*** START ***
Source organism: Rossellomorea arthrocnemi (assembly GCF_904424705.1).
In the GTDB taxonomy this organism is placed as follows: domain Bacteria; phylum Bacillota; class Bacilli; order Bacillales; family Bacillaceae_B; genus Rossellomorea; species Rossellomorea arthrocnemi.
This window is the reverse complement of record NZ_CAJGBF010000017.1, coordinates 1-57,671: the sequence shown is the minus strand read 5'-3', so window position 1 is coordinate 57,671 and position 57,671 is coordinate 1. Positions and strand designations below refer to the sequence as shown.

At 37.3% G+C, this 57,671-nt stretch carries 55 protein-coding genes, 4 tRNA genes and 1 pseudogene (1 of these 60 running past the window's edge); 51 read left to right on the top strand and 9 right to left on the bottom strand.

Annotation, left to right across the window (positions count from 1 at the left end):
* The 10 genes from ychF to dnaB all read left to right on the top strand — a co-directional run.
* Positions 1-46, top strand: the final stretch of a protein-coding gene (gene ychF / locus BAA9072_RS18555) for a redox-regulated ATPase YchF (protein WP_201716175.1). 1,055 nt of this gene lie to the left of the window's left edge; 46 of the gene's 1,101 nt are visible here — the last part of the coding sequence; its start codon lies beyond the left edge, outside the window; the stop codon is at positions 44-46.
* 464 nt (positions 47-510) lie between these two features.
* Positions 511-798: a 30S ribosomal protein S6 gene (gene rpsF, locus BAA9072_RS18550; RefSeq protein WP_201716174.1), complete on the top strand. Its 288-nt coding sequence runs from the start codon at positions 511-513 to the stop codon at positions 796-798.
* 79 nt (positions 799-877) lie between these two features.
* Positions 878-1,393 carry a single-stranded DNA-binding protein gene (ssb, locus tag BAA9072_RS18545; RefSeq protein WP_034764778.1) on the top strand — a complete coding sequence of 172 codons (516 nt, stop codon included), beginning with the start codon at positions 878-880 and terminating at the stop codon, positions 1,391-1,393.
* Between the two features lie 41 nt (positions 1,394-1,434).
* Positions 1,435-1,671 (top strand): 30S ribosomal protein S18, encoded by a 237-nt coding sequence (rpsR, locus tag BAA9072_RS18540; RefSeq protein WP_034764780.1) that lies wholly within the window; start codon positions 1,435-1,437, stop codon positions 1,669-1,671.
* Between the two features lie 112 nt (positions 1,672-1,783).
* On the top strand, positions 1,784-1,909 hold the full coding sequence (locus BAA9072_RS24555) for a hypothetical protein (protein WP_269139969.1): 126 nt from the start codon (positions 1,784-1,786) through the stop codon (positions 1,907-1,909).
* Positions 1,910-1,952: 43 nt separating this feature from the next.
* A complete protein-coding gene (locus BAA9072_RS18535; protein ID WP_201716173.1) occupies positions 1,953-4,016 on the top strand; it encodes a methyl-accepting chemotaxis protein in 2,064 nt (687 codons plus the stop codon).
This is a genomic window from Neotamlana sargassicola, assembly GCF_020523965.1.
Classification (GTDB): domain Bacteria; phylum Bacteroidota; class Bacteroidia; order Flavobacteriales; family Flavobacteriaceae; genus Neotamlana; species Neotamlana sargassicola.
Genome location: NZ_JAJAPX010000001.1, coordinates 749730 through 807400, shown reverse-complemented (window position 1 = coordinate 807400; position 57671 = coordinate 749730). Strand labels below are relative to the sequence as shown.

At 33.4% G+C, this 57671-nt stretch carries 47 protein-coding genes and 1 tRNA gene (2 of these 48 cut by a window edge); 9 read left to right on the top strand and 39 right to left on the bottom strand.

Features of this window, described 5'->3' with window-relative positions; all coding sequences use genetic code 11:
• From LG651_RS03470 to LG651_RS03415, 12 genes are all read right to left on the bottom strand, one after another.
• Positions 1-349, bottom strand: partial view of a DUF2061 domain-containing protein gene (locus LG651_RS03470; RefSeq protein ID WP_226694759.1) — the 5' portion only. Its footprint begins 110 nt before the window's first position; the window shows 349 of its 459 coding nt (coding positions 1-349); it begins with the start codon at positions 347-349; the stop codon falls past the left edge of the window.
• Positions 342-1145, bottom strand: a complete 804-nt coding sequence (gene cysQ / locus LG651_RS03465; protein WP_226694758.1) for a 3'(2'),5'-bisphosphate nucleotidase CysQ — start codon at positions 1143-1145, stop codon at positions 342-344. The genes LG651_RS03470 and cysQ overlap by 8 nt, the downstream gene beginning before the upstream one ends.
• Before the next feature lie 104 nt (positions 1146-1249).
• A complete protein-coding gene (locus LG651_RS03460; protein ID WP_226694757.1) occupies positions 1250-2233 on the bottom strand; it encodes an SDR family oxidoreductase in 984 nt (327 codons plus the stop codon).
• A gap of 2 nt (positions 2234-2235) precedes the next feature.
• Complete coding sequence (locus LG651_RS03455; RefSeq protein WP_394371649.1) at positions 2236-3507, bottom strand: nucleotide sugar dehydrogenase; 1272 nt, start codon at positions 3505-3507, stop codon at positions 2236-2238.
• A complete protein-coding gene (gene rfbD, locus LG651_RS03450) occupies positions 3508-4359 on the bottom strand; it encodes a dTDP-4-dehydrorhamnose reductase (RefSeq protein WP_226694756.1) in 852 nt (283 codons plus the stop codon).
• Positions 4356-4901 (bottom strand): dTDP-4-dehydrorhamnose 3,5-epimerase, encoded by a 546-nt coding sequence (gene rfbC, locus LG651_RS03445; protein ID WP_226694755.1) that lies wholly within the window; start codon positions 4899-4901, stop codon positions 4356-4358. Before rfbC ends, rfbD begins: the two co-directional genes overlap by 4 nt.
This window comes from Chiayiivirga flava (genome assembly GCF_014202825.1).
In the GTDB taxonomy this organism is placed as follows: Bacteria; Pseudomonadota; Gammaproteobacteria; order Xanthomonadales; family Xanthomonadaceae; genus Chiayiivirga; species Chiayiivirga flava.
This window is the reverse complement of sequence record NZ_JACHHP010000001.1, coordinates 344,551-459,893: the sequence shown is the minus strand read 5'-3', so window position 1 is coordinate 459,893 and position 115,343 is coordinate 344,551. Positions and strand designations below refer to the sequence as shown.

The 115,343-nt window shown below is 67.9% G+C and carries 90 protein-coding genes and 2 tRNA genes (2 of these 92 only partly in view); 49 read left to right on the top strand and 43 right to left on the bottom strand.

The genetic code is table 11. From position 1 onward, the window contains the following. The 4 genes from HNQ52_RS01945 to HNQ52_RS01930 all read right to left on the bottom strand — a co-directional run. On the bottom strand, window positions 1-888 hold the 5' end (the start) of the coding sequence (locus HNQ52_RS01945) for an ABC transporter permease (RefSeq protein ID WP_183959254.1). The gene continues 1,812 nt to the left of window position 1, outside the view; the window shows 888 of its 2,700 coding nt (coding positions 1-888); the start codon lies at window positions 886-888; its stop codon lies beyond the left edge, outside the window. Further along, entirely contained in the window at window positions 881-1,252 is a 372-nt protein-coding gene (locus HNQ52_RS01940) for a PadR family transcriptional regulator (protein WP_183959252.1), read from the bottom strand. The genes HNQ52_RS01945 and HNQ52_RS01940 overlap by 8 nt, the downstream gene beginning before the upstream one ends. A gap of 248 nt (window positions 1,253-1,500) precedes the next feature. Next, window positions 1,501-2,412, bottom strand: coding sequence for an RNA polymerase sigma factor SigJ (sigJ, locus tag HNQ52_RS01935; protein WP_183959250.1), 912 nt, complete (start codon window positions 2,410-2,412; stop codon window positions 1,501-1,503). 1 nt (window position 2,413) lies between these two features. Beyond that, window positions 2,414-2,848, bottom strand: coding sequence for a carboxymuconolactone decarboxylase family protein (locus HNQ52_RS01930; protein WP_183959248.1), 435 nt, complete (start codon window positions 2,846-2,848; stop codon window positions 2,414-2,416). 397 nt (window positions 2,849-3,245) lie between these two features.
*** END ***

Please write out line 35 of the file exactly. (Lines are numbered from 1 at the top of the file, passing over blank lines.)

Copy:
The 115,343-nt window shown below is 67.9% G+C and carries 90 protein-coding genes and 2 tRNA genes (2 of these 92 only partly in view); 49 read left to right on the top strand and 43 right to left on the bottom strand.